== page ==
Pivot Your Career: Two Women Leaders In Manufacturing Model the Moves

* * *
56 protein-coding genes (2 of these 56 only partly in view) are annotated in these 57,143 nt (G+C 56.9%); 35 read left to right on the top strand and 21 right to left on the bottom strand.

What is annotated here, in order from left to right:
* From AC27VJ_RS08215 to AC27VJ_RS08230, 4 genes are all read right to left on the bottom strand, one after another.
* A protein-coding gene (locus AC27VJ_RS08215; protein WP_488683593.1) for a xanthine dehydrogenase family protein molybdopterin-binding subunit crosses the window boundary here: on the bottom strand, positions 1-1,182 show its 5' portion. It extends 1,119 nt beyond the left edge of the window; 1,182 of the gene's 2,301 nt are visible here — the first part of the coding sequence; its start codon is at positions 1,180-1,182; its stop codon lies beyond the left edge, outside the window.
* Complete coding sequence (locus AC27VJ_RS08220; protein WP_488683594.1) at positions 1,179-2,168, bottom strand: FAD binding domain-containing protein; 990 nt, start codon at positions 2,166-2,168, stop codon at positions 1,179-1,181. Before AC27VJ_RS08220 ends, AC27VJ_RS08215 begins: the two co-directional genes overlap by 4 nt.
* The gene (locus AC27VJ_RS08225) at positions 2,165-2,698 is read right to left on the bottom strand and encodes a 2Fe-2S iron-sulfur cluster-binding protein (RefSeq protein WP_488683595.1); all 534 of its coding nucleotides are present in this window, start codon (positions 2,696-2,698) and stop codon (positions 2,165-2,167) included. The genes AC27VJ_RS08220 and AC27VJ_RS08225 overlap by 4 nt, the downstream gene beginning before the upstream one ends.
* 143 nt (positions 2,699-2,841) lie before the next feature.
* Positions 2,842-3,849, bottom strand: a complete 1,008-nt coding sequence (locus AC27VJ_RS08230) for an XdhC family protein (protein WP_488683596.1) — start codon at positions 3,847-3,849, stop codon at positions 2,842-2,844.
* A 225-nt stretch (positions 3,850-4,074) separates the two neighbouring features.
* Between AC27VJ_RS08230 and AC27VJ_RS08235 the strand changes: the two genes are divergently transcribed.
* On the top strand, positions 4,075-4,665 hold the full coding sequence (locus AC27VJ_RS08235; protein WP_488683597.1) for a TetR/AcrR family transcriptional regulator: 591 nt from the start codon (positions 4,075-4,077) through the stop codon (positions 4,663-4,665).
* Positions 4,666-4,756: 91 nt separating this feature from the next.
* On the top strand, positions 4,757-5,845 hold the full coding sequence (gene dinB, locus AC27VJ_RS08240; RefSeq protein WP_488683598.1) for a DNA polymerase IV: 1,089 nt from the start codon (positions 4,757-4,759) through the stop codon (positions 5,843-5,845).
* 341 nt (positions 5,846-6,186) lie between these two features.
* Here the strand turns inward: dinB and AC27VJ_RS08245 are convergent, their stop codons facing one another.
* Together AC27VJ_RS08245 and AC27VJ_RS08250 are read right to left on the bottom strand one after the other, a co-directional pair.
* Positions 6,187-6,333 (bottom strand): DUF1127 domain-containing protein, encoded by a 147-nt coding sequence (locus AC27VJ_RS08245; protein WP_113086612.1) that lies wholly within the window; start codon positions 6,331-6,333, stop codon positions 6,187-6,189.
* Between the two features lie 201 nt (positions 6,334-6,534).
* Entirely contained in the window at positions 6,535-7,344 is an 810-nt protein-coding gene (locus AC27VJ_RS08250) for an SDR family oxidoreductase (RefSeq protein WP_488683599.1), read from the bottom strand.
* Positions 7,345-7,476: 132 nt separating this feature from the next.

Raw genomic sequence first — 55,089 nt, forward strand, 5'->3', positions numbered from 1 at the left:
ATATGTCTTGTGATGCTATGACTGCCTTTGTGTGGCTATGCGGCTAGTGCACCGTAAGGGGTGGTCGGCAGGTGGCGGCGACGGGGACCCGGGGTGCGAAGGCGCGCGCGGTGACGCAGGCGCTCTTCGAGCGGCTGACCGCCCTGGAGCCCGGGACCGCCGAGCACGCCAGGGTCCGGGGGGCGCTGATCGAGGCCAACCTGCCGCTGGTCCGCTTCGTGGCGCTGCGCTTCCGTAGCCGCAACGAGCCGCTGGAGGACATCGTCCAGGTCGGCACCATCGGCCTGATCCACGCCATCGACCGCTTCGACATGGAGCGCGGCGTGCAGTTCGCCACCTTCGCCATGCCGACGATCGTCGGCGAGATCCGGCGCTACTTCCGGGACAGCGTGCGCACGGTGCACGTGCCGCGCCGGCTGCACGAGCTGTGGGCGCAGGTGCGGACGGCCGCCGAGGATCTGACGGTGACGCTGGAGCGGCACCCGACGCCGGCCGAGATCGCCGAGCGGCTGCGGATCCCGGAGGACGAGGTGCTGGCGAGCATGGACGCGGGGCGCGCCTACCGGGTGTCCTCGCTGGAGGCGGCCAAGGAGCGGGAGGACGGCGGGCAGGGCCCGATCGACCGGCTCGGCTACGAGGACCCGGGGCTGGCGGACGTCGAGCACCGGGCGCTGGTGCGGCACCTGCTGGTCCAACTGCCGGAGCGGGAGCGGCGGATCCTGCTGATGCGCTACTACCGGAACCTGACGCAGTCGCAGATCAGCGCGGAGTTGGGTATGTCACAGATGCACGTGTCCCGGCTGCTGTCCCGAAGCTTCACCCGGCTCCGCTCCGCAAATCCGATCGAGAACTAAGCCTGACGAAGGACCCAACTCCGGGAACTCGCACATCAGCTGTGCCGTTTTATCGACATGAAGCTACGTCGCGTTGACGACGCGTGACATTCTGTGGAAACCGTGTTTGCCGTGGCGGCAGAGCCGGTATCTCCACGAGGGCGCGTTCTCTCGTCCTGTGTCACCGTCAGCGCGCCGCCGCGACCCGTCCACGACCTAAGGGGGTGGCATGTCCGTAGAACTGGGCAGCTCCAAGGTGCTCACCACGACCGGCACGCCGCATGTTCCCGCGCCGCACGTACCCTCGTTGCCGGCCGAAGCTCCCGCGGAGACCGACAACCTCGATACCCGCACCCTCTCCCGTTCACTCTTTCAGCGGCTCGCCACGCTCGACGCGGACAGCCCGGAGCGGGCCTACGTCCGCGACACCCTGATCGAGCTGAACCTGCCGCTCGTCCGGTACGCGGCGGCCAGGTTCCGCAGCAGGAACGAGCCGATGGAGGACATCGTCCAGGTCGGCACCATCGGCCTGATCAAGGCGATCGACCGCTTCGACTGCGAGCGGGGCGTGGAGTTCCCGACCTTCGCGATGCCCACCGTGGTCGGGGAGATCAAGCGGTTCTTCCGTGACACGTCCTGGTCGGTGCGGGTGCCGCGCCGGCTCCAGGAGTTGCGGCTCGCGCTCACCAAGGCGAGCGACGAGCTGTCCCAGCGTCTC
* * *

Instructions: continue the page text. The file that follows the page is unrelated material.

On her high school basketball team playing in the position of forward, Janet Lynch learned the value of a pivot.Now a plant manager for CertainTeed Corp., a North American manufacturer of building materials, Lynch says one of the best lessons she has learned as a leader is the value of keeping one foot grounded in your skillset, while moving in a new direction.She embraces the career pivot and recommends it to every woman seeking leadership.As plant manager for the siding facility in the company’s McPherson, Kansas for the past six years, Lynch oversees 85 employees and has been innovative in implementing flex time and creating a culture of engagement and inclusion for her employees.[bctt tweet=”#Leaders should keep one foot grounded in their skillset, while moving in a new direction” username=“takeleadwomen”]“We had to figure out how to have flexible schedules with 12 hour shifts, seven days a week. We put together a flex program to allow anyone the flex hours to accommodate anything.”Beginning with a career in retail for John Wanamaker in Philadelphia, Lynch says she had a mentor who was the store manager who took an interest in her career. This is where she also learned the value of pivot. Later shifting to supply chain management at Ikea, Lynch has been with CertainTeed for 17 years.At the plant she manages, she says she has shifted the culture from one where “people are taught to do it and when do it,” “to one where they are highly engaged.”“Our culture separates us from most everyone else,” Lynch says. “My job is to ask questions. We ask them what they think and how they do the job.”Still, she says, attracting and recruiting women leaders into careers in manufacturing is a challenge. Though manufacturing offers a competitive wage, Lynch says it is hard to “get women interested in coming to manufacturing environment that is not cutting edge or physically attractive.”[bctt tweet=“Attracting and recruiting #womenleaders into careers in manufacturing is a challenge” username=“takeleadwomen”]She adds, coming out of college, where women make up the majority of graduates, then, “How do you get women willing to come into an industry that is 75 percent male, 25 percent female?”The latest numbers of women in manufacturing are only slightly better than that.“Women make up nearly half of the U.S. labor force but only about 29 percent of the manufacturing workforce, according to a recent study, Women in Manufacturing: Stepping up to make an impact that matters,” writes Casey Smith in Tulsa World. “It’s not just a shortage of women in manufacturing, the survey indicated. The industry is also facing a mismatch between the skills of available workers and the skills needed that could result in 2 million of its 3.5 million jobs going unfilled,” Smith writes.“At The Manufacturing Institute, they believe that addressing the gender gap is a critical strategy for closing the skills gap, said AJ Jorgenson, assistant vice president of strategic engagement for the nonprofit affiliate of the National Association of Manufacturers,” according to Smith.The study from Deloitte and APICS “points to how companies can effectively recruit, retain, and advance talented women in manufacturing, and illustrates ways that women in manufacturing are making an impact in the industry through programs like STEP (science, technology, engineering, and production) Ahead, according to Today’s Medical Developments.This study also found that 70 percent of women indicate they would stay in manufacturing if they were to start their career today. Some of the most important employment characteristics for women in manufacturing include opportunities for challenging and interesting assignments, attractive pay, and work-life balance, according to the study. Formal and informal mentorship will also help, as are leaders who serve as role models in manufacturing.Pamela Schechter, president and general manager of CertainTeed’s Siding products group at the company headquarters in Malvern. Pa., is that role model for many women in the company of 10,000.Schechter also has her own experience with pivots. She graduated from college with an engineering degree, but did not want to go into engineering. After earning her MBA at New York University, Schechter says she was a financial analyst, working for Honeywell for many years, before coming to CertainTeed.“For women in leadership, you need to take those lateral moves, these pivots and do something slightly different,” Schechter says.“Be open minded and be willing to go across the organization,” Schechter says.And yes, as women leaders from a different sector you may come into a position not knowing what everyone else does. “ You have to listen. Don’t come into a situation thinking you know it all. You have to act on fact.”[bctt tweet=”#WomenLeaders from a different sector may come into a position not knowing what everyone else does” username=“takeleadwomen”]Diana Bilimoria, Professor, Chair and Professor of Organizational Behavior at the Weatherhead School of Management, Case Western Reserve University, writes in Industry Week that unconscious bias affects women in manufacturing.“Surprisingly, these perceptions are often held by women as well as men, even though they can impede opportunities for women’s advancement. As a result, they create challenges for women in the workplace that receive relatively little attention in the conversation about equal,” Bilimoria writes.“We help make people aware through proactive efforts such as our Leadership Lab for Women in Manufacturing at Case Western.  It is our hope that unconscious bias eventually will be recognized for what it is, and will have no place in that future,” according to Bilimoria.For Schechter and Lynch, an inclusive leadership style is the work environment at CertainTeed. And for Lynch, success for a woman in manufacturing begins with the individual.“You have to develop self-awareness and know what fulfills you,” Lynch says. “Know what you enjoy and what you don’t like. Without that people tend to fail.”Now make a pivot that counts.Want more Take The Lead posts like this? Sign up to receive the Take The Lead newsletter each week. Learn more about Take The Lead training programs here.